Semplice 2.0-rc vs Siduction LXDE 11.1-rc
When it comes to evaluating an operating system, the features I care the most about are stability, reliability and performance. However, today I am going to stay at the surface for this comparison between the release candidates of Semplice 2.0 and Siduction11.1 LXDE and I am going to talk mostly about user-friendliness. The main reason for the limited scope of this review is that I tested both systems within a virtual machine. In both cases, I tested the 64-bit version.
Semplice and Siduction have in common the fact of being derivatives of the unstable branch of Debian GNU/Linux, codenamed Sid. They therefore target people who like/need to live at the edge and to use the very latest version of code at the price of certain instability and occasional breakages. This also implies that the user needs to have or is willing to acquire a certain knowledge on the insides of the system. That said, today we are going to compare, in a rather shallow manner, how easy these two distros make the life of the user in terms of installing the system and starting to work and/or to have fun with it:
1.- Live CD. Both distros are made available in the form of a Live-CD so that they can be tested without installing them or otherwise modifying the computer. Semplice’s iso image is just 556 MB, whereas Siduction LXDE is a bit larger, with 674 MB. This is due to the fact that Siduction includes kernel headers and development tools such as build-essential and also a full LXDE Desktop Environment. Semplice brings no development tools and comes just with the OpenBox window manager enhanced with some ROX and Gnome stuff. Both live-CDs boot quite fast and run smoothly with as little as 512 MB of RAM memory (maybe even less, but I have did not check). Network connectivity is available in both cases.
2.- Installation. Semplice comes with a console-based text installer with few options. It is not hard to use for someone who knows what he is doing. Siduction uses a html front-end, option-wise is not very different from the Aptosid installer. In both cases, the tricky part is partitioning the hard drives. Even if the Siduction GUI is more user-friendly, Semplice offers the possibility of automatic partitioning the drives, an option which is absent in Siduction. Once the configuration is complete (an advanced user should be able to do it in a couple of minutes), copying the system to the HD takes just 4 minutes and 20 seconds for Siduction and not much longer for Semplice. We are now ready to reboot in our new systems.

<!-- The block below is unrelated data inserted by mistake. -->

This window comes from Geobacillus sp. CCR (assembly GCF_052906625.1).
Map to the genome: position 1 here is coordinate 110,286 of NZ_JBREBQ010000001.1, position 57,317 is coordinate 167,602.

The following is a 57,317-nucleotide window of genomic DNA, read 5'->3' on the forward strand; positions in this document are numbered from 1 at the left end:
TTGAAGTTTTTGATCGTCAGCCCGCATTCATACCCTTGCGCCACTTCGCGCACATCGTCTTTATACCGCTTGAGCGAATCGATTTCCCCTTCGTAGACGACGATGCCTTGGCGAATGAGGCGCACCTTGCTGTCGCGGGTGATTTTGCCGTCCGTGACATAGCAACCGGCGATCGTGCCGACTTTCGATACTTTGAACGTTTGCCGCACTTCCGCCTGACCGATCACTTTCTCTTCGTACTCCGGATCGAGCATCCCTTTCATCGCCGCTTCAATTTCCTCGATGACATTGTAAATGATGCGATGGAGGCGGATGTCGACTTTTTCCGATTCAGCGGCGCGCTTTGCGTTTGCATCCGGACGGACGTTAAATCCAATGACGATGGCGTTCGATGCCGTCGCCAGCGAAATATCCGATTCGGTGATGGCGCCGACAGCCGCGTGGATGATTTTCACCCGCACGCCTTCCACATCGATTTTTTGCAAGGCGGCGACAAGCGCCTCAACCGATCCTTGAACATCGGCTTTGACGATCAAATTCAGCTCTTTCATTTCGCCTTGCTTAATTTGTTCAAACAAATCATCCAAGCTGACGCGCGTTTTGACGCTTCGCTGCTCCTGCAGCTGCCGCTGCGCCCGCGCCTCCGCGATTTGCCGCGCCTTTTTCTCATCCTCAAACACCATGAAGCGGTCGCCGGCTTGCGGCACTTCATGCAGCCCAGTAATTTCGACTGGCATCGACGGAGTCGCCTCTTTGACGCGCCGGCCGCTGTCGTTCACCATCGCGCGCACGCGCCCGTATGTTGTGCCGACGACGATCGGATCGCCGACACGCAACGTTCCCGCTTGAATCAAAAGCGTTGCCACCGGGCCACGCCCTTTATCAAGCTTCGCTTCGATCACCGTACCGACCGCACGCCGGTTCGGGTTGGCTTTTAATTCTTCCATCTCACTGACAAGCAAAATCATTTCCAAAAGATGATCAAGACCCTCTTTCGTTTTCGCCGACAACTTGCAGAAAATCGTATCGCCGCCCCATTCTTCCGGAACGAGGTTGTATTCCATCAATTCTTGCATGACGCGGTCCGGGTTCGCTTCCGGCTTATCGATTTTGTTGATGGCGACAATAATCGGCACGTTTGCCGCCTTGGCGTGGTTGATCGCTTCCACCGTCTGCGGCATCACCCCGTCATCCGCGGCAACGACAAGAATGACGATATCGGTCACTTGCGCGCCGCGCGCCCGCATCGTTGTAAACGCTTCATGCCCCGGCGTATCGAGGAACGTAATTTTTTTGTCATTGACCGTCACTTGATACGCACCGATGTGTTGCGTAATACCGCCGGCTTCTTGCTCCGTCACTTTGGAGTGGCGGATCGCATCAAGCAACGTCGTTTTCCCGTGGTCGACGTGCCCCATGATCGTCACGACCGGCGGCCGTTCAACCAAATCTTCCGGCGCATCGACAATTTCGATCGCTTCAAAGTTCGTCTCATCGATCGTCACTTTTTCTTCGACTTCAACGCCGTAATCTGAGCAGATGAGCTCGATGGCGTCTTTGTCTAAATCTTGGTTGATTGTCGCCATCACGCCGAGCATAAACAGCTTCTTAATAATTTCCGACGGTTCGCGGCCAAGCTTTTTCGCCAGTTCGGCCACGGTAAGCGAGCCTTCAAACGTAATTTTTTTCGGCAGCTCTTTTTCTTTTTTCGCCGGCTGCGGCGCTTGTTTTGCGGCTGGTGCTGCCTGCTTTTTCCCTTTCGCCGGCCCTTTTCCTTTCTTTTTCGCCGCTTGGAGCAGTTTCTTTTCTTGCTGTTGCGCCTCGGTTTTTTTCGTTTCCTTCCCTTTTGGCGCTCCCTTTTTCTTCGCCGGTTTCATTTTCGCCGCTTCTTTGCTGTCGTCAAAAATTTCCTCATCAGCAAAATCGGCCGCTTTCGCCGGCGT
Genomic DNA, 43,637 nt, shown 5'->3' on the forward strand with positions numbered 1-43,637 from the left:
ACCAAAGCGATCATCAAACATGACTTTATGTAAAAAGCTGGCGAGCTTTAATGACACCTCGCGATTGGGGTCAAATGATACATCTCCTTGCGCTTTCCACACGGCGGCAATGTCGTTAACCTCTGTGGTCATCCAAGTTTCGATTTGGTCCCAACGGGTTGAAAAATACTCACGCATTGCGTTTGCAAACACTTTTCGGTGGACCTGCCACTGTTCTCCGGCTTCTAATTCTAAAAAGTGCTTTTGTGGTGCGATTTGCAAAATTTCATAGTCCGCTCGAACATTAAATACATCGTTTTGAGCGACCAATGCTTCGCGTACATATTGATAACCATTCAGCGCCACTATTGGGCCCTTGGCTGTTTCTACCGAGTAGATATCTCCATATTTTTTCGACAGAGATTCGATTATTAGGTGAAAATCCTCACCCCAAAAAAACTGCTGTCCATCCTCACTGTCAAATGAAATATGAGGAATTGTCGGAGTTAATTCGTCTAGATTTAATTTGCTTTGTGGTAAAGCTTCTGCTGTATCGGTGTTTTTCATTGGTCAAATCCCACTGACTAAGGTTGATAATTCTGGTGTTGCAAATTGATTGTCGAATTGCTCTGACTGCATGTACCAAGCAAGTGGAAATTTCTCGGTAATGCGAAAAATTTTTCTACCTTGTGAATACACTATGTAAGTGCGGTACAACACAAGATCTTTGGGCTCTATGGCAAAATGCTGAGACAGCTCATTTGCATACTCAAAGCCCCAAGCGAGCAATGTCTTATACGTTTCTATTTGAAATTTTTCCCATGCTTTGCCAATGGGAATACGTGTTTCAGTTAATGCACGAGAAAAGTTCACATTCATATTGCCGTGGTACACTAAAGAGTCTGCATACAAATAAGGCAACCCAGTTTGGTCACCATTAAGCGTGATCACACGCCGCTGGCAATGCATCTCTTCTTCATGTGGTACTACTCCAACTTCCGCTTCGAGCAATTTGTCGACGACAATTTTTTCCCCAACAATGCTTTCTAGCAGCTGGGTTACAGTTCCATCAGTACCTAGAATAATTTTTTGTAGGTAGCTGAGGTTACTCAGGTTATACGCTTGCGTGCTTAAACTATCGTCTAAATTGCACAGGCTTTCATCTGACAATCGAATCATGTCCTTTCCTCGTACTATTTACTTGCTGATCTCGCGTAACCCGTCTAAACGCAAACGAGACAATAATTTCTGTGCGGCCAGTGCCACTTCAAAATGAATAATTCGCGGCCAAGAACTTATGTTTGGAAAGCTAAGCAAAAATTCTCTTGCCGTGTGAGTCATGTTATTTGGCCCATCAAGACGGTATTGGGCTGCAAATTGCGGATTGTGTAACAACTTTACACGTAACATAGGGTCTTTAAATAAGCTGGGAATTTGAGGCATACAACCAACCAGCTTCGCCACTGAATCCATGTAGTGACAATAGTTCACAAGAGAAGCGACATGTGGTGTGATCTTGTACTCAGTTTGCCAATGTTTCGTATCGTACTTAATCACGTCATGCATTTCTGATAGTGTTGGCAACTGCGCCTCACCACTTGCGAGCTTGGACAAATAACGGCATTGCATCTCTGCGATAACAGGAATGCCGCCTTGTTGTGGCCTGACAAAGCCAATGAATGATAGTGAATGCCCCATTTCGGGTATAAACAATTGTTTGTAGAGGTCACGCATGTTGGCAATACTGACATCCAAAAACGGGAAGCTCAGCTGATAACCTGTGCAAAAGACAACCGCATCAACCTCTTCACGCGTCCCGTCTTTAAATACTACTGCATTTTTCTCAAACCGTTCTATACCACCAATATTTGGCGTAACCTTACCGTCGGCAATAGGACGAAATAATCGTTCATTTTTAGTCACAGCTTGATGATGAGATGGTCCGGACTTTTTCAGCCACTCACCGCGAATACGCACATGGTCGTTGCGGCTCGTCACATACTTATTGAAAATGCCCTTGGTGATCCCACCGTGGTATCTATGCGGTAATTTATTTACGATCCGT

3.- Semplice welcomes the user with a minimalistic but elegant OpenBox window manager with a Tint2 panel containing a few applets. No menu is available in the panel but the main menu is accessible by right-clicking anywhere in the desktop area. Siduction displays the plain (ugly) default LXDE Desktop Environment except for the custom wallpaper.
4. Semplice comes with a carefully chosen collection of relatively light-weight applets, configuration tools and applications. The software selection does not intend to be comprehensive but covers the most usual tasks an average user may wish to carry out. Siduction LXDE provides, on the other hand, an inconsistent and not very useful set of tools.
5.- Semplice includes the main, contrib and non-free repositories as well as the Adobe Flash Player, thus allowing the user to enjoy a reasonable multi-media experience right out of the box. Siduction includes only the main repository and the user can forget about playing any proprietary audio or video formats out of the box.
6.- Restricted hardware drivers are not available in Siduction, but they are in Semplice.
7.- Siduction seems to be more current than Semplice (even after distribution upgrade). This also may mean that Siduction is closer to plain Sid than Semplice is.
8.- Both feel fast and responsive and use little RAM memory and CPU. Maybe Siduction is a bit less resource hungry and more responsive, but a fair comparison would require adding the applets that Semplice brings by default such as the network applet.
As a conclusion, the current Siduction LXDE release candidate delivers a user experience similar to installing plain Debian. It sticks quite strictly to the Free Software Foundation rules and expects the user to be able to configure the system prior to using it. Apart front the html installer GUI and the availability of the LXDE environment, at this stage, it is hard to tell the difference between Siduction and Aptosid. Both provide a convenient way to installing a “stabilised” plain Debian Sid system. Maybe the situation is different for the KDE or XFCE flavours.
Semplice, in turn, appears to aim to providing a reasonably pre-configured system. In spite of it light-weight and minimalistic approach, I found the collection of configuration tools, applets and applications to be wisely chosen. The trade-off between usability and respect for the free-software philosophy also seems reasonable. Some enhancements I may dare to suggest to Semplice’s developers in order to make the distro even simpler:
1.- A more verbose and intuitive installer’s GUI.
2.- A main menu in the panel.
3.- Replace Google Chrome with SRWare Iron (an open-source, spyware-free and more respectful with user’s privacy fork of Chrome).
4.- If possible, include Debian Multimedia repositories (or an easy way to add them).
5.- If possible, VLC as multi-media player.